MURRAY: I did not “manage” a group of nurse anesthetists in any meaningful sense. I collaborated with them as colleagues. Nominally, and only for legal purposes, I “supervised” them during surgery. There was no anesthesiologist within 150 miles of our hospital. Anesthesiologists tended to work in large communities, and at the time, Flagstaff was only 32,000 souls. Specialists were just beginning to move in, and the town was growing. The three nurse anesthetists were quite experienced doing the kinds of procedures done in community hospitals. I wouldn’t have been able to operate without them. They were excellent. I had administered anesthesia under supervision as a medical student and as an intern. There were no anesthesiologists at the Veterans Hospital in Tucson, so I worked with nurse anesthetists there when I was a resident at the University of Arizona. The fact that there were no anesthesiologists in Flagstaff didn’t bother me.
So, let’s talk about this idea that I “supervised” the nurse anesthetists in Flagstaff. That was a convenient fiction, a necessary lie that had to be told to satisfy Arizona’s medical practice act, because at the time, it was illegal for nurse practitioners to act independently. But the three nurse practitioners I worked with all knew a helluva lot more than I did about their work. There’s no way I’m going to stop what I’m doing if I get into trouble removing a big kidney cancer and tell the nurse anesthetist what he or she has to do. They all knew what had to be done. We just dotted some i’s and crossed some t’s with paperwork, and it became legal. That’s what was done around the country in every hospital like ours. Thankfully Arizona is one of the more enlightened states, and, after a protracted turf war in the state legislature, nurse anesthetists can now practice independently, and everyone can stop lying.
As an aside: The three nurse anesthetists have all retired. Flagstaff now has a large staff of well-trained anesthesiologists, and I believe they employ some anesthetists. But there was a brief time in the late 1970s when a newly trained anesthesiologist came into town and insisted that he was going to run the anesthesia services and make the three experienced anesthetists into employees. But it turned out he was not nearly as skilled as they were, so the surgeons refused to let them put their patients to sleep. And he left town a year later.
Bob Graboyes is a health economist and Senior Research Affiliate with the Knee Center for the Study of Occupational Regulation. He holds a PhD in economics at Columbia University. He was previously a specialist on Sub-Saharan Africa with Chase Manhattan Bank, and his travels on that continent instilled him with an acute sense of the importance of healthcare and the wildly varying ways that care is delivered.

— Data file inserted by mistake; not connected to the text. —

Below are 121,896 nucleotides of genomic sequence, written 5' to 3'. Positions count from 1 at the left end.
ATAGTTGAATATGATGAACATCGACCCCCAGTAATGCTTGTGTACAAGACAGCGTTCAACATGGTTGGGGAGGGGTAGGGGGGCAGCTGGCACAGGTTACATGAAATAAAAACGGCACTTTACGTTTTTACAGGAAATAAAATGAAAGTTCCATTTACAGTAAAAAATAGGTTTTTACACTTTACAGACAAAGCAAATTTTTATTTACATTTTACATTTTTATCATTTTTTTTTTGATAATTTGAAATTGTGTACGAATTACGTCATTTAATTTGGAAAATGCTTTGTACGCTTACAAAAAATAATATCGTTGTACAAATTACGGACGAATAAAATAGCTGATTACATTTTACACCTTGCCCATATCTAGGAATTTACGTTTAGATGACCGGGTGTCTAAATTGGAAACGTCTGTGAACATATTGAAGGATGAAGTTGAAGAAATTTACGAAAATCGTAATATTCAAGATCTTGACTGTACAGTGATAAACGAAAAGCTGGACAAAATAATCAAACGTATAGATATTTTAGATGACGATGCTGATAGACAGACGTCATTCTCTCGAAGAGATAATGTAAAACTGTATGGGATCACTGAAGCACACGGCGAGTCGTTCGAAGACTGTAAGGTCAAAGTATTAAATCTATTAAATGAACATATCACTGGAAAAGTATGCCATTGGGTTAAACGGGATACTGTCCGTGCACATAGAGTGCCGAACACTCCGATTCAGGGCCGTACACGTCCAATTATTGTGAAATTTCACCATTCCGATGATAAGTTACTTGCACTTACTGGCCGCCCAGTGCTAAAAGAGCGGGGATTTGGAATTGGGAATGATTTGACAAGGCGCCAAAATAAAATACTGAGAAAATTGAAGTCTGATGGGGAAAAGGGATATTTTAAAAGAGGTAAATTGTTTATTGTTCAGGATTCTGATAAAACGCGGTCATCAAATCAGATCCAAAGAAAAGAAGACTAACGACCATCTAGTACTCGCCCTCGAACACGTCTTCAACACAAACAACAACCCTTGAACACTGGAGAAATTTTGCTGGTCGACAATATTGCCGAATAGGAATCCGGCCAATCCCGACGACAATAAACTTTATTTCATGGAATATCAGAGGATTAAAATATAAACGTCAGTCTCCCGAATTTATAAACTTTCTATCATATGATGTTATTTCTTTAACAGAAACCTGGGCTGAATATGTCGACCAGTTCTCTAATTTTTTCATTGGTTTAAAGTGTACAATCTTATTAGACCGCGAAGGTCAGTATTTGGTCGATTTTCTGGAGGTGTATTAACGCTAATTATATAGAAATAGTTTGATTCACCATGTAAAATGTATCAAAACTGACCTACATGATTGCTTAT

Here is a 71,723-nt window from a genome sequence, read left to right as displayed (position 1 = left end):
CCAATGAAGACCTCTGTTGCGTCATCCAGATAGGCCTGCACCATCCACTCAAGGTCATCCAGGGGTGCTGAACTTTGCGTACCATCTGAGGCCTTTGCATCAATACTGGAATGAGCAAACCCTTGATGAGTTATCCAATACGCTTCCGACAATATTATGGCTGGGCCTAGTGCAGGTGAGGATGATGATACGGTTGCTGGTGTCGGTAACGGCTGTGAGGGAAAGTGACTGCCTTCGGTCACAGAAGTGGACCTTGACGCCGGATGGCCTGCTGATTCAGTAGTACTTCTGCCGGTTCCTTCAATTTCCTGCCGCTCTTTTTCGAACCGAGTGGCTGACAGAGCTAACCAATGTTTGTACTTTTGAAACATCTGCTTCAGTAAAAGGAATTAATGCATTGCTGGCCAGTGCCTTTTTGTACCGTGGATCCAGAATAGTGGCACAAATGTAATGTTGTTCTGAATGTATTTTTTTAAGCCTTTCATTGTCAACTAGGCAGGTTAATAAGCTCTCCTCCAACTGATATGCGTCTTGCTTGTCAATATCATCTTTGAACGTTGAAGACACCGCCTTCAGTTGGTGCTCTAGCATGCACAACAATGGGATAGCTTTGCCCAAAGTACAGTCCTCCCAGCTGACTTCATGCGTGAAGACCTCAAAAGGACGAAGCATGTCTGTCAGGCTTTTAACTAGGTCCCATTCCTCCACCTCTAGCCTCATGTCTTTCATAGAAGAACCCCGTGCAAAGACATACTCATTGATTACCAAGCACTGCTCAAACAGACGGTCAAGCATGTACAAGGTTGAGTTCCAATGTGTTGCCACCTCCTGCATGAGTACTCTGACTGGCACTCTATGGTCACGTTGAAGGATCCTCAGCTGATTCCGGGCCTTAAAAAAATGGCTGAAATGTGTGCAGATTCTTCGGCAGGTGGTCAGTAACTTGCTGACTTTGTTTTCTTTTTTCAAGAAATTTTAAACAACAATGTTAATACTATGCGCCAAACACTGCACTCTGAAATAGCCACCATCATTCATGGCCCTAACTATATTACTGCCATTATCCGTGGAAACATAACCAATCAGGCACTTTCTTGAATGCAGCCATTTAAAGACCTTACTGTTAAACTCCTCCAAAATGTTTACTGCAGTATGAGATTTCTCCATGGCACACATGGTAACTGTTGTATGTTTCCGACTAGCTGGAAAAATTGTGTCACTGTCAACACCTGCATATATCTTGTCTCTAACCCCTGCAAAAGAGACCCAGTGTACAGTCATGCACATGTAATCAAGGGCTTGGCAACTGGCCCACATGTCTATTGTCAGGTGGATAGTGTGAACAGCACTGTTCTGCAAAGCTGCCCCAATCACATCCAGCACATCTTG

Nina McLain is the Nurse Anesthesia Program Administrator and tenured Associate Professor at The University of Southern Mississippi, with a clinical practice in central Mississippi. She has provided anesthesia in several anesthesia models including collaborative agreements with surgeons/physicians as the solo CRNA and in a medical team model of both direction and supervision with MD anesthesiologists. She has been a CRNA for 30 years and a registered nurse for 5 years before that. She served as Vice President of the Mississippi Association of Nurse Anesthetists and is currently on the National Advisory Council for Nurse Education and Practice, which advises the U.S. Secretary of the Health and Human Services. She holds a Ph.D. in Health Related Science from Virginia Commonwealth University.
Murray Feldstein is a retired urologist. He received his M.D. from the University of Pennsylvania School of Medicine in 1967, did a general (rotating) internship for a year at the University of Oregon, and then served as a general medical officer in the U.S. Army’s 82nd Airborne Division. He took his initial surgical training at the University of New Mexico and then finished his urology training at the University of Arizona—the first resident who graduated from that program. He practiced in Flagstaff, Arizona for 25 years, and also worked at the Tuba City Hospital on the Navajo and Hopi reservations. His partner and he started outreach clinics throughout Coconino, Yavapai, and Navajo counties. Murray briefly retired in 2000, but then was asked to join the Mayo Clinic in Phoenix and became an Assistant Professor until his retirement eight years ago.